5 Ways to Melt the Winter Blues

Do you often experience a change in your mood and energy come fall and throughout the winter? We have all been there…the weather outside drops and our mood just cannot seem to keep up. We want to bundle up in blankets, unplug the phones and freeze out everything and everyone just like that cruel icy wind has done outside. 

We end up spending longer amounts of time indoors, feeling sleepier, less energetic and overall doing less of what we used to enjoy oh so much. Most people would agree that they feel better on days that are brighter as opposed to days that are dark and cold which is often referred to as “the winter blues.” However, for some people loss of energy, depressive symptoms, low libido, loss of motivation and concentration continue to be experienced throughout the fall and winter months and does not improve until spring. The prolonged experience of depressive episodes lasting throughout the fall and winter with a natural remittance come spring is commonly known as Seasonal Affective Disorder (SAD) (Lavoie & Hébert, 2007). According to Lavoie and Hébert (2007) as many as 840,000 Canadians suffer from Seasonal Affective Disorder.

That being said, there are ways that you can take control over those winter blues and melt them down to mere spring puddles.

Here are 5 ways to help you do just that:


1- Let there be light!


Sure the darkness is great for those late-night movies and when we are trying to sleep, but during the day our brains respond to light. This signals that it is day-time and therefore we need to be awake. By exposing yourself to as little as one hour of sunlight each day, research has shown a significant decrease (up to 80%; Peiser, 2009) in depressive symptoms as well as elevated moods (Penckofer & Ferrans, 2010).

Additionally, there is evidence to suggest that simply utilizing the lighting inside our homes more frequently can aid in hormone regulation and circadian rhythms (our inner clocks that tell us when it is time to be alert and awake; Hecht, 2012). Another great way to achieve this is to take some Vitamin D supplements!

2- Add a splash of color to your diet.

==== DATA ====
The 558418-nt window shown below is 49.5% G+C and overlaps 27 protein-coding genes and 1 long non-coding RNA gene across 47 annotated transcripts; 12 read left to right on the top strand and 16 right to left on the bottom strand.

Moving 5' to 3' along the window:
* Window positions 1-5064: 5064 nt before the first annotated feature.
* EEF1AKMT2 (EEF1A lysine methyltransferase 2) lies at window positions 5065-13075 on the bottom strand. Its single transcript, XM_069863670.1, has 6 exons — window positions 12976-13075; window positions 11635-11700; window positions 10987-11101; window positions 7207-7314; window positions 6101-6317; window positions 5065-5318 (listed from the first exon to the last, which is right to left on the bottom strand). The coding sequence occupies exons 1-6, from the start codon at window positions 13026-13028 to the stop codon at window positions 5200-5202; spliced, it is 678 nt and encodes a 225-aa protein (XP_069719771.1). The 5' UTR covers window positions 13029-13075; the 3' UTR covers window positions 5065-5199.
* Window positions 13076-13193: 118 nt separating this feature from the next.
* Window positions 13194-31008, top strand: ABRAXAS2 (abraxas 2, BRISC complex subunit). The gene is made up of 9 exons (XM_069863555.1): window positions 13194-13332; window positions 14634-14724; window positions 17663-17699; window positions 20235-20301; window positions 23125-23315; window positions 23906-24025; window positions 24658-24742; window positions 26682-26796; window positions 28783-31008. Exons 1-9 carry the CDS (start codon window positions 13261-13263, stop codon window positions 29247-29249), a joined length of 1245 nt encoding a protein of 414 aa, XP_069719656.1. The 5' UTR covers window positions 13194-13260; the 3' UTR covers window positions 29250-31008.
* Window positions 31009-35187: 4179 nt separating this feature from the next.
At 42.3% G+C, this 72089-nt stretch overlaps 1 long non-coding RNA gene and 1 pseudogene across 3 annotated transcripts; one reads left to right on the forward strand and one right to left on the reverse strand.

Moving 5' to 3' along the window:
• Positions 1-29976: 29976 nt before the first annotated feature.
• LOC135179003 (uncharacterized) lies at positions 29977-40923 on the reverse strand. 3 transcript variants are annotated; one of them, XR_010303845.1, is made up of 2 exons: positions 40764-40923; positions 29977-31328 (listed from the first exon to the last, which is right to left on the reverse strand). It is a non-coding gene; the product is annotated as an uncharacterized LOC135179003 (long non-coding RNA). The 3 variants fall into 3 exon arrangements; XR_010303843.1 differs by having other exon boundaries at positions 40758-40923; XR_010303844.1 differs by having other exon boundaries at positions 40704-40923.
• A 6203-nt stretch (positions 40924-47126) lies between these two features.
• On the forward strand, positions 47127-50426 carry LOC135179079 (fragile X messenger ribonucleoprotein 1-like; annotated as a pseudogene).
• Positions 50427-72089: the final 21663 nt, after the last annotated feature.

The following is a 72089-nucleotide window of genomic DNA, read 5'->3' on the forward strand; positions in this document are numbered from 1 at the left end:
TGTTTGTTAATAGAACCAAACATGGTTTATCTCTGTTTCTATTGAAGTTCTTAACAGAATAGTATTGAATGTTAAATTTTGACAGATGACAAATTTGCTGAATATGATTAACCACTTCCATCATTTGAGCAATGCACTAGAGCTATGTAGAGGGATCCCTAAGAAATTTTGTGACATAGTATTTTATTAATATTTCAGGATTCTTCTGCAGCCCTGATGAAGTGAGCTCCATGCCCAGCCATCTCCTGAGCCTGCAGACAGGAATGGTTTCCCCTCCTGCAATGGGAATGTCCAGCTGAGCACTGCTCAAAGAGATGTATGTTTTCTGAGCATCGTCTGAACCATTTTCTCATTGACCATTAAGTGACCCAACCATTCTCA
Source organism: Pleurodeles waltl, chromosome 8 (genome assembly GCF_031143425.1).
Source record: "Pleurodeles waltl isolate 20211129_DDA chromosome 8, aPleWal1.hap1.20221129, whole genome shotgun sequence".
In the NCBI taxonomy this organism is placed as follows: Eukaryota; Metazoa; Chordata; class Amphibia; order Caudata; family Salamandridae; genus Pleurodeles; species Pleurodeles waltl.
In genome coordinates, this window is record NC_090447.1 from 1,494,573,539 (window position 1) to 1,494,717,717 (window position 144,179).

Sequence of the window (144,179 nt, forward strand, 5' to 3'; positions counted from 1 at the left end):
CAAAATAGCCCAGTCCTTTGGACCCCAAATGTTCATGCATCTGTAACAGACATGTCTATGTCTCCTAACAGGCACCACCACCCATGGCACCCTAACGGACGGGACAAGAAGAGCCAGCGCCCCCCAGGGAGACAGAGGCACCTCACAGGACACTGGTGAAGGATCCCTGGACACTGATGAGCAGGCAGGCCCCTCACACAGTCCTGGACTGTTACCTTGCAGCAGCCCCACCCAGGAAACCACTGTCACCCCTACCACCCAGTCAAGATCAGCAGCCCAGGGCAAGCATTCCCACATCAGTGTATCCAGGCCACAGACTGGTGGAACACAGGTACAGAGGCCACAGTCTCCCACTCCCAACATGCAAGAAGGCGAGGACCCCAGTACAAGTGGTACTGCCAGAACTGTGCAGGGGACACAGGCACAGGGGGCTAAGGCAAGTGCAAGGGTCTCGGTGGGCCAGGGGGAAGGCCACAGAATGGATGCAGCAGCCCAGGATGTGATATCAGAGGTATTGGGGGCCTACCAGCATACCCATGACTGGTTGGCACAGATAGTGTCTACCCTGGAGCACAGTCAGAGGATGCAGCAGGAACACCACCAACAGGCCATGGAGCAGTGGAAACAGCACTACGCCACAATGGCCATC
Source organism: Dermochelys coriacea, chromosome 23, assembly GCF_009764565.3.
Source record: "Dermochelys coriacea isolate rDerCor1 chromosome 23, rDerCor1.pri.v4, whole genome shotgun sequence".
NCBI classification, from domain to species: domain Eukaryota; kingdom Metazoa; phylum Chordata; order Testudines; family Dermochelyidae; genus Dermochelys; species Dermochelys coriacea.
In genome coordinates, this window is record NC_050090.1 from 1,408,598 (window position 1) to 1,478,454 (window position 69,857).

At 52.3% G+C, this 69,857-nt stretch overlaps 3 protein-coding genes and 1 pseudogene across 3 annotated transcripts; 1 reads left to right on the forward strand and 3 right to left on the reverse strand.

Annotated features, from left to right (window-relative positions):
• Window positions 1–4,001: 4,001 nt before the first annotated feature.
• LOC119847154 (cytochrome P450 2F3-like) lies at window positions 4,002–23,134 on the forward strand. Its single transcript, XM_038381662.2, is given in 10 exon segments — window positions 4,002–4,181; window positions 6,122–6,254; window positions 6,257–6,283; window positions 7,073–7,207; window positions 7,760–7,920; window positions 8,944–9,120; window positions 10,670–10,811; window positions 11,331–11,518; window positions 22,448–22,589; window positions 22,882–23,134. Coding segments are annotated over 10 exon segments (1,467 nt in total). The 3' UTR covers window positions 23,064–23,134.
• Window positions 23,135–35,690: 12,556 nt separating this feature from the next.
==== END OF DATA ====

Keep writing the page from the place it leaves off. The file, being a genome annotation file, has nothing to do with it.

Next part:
The cold weather can also bring on pesky cravings for foods high in sugar, salt, or fat. As tempting as it may be to reach for those indulgent foods, research shows that choices rich in phytonutrients (natural chemicals that give food color) can keep your immune system strong, provide lasting energy and reduce inflammation that can cause us to feel sluggish (Gardner et al., 2014). So throw in those yellow peppers, red tomatoes or purple cabbage…Brussel sprouts optional.

3- Include physical activities.


We have all read this one… “Exercise is good for you.” But what if I said that as little as 15 minutes of preferred intensity exercise (so at your own pace) was associated with desirable mood changes (Berger et al., 2016). Moreover what if that included things like vacuuming, walking around the block, or even dancing in your underwear…well it does! Studies have suggested that individuals report an improvement in mood up to 50% (Peiser, 2009) by increasing daily physical activity, so go ahead and dance like there is no one watching!

4- Laughter really can be the best medicine.


Ever wonder why when we laugh, we feel really good? Well it is not a coincidence. Research shows that bouts of laughter throughout the day can lead to decreased levels of cortisol, the body’s “stress hormone” and indirectly stimulate endorphins, our brain’s natural painkillers (Navarro et al., 2014). More than that, laughter allows our minds to believe that we have a level of control over a situation where we may feel helpless. It also boosts both mood and self-esteem (Kim et al., 2015). So chat with that wacky friend, watch that comedy special or go and enjoy a day/night of full belly laughs!

5- Pamper yourself.


Finally, as much as we can want to tackle the world or check-off all those items on our to-do lists, it is important to keep ourselves high on that list of priorities. That could mean curling up with a good book, taking a hot bath or trying out that new recipe you pinned on Pinterest four months ago.

Whatever it looks like, practicing self-care has been shown to decrease burnout and elevate dopamine, serotonin and oxytocin levels, all of which improve mood and overall life satisfaction (Cleveland Clinic, 2011).